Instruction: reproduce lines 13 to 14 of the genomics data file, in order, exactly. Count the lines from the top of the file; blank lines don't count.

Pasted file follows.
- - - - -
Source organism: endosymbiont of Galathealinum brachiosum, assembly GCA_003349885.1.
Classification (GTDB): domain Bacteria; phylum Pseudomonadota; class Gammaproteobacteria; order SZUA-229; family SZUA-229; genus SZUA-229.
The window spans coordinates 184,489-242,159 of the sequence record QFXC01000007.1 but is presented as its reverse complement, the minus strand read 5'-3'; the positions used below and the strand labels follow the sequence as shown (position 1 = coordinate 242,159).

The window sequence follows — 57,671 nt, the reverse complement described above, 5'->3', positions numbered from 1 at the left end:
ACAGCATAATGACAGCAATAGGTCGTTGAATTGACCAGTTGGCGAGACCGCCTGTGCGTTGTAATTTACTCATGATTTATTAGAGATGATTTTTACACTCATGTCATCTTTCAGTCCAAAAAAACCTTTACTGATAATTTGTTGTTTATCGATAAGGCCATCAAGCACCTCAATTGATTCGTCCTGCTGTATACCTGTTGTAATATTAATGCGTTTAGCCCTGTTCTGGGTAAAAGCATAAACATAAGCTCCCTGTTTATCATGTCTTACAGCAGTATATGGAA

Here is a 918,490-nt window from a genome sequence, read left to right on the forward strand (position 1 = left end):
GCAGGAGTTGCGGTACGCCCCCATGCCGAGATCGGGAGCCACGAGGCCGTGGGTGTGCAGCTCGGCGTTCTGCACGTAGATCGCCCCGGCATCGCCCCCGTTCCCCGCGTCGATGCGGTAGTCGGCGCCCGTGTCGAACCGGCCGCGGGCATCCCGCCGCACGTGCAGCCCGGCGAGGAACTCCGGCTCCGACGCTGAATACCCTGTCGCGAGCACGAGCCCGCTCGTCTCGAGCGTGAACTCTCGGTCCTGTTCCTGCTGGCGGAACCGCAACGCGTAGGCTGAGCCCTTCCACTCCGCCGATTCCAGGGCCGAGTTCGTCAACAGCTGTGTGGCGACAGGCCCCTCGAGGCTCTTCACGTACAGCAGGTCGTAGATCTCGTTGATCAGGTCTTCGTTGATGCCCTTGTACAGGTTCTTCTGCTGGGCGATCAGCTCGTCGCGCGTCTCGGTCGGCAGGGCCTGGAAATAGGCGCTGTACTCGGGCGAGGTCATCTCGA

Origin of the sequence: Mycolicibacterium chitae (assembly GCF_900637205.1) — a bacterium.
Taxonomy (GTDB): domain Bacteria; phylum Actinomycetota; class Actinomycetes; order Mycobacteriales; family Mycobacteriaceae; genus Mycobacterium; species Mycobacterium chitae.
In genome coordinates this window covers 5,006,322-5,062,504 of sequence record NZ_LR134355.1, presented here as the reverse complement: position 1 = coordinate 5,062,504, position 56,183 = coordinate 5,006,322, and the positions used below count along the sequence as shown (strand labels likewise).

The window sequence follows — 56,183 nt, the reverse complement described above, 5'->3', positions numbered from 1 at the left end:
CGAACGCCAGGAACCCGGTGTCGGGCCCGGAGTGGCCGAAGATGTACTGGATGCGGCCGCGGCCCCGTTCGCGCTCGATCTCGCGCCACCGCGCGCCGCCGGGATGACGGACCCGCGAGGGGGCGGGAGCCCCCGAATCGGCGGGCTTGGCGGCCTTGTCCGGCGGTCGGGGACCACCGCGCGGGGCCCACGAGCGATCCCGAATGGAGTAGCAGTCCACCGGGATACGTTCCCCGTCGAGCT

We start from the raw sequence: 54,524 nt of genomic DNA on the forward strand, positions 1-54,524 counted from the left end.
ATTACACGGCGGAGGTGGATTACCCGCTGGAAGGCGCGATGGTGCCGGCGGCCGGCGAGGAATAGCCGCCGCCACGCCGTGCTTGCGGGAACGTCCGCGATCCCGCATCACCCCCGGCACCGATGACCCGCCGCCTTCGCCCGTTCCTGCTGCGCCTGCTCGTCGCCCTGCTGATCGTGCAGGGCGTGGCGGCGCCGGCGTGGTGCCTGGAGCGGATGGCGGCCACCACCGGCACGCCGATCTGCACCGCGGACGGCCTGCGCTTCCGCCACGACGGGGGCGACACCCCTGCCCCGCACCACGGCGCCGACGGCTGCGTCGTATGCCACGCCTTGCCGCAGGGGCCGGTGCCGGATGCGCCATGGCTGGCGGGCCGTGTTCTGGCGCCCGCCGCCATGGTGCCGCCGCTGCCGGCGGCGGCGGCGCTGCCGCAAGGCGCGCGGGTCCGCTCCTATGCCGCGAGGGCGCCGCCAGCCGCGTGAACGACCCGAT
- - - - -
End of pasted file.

We start from the raw sequence: 54,524 nt of genomic DNA on the forward strand, positions 1-54,524 counted from the left end.
ATTACACGGCGGAGGTGGATTACCCGCTGGAAGGCGCGATGGTGCCGGCGGCCGGCGAGGAATAGCCGCCGCCACGCCGTGCTTGCGGGAACGTCCGCGATCCCGCATCACCCCCGGCACCGATGACCCGCCGCCTTCGCCCGTTCCTGCTGCGCCTGCTCGTCGCCCTGCTGATCGTGCAGGGCGTGGCGGCGCCGGCGTGGTGCCTGGAGCGGATGGCGGCCACCACCGGCACGCCGATCTGCACCGCGGACGGCCTGCGCTTCCGCCACGACGGGGGCGACACCCCTGCCCCGCACCACGGCGCCGACGGCTGCGTCGTATGCCACGCCTTGCCGCAGGGGCCGGTGCCGGATGCGCCATGGCTGGCGGGCCGTGTTCTGGCGCCCGCCGCCATGGTGCCGCCGCTGCCGGCGGCGGCGGCGCTGCCGCAAGGCGCGCGGGTCCGCTCCTATGCCGCGAGGGCGCCGCCAGCCGCGTGAACGACCCGAT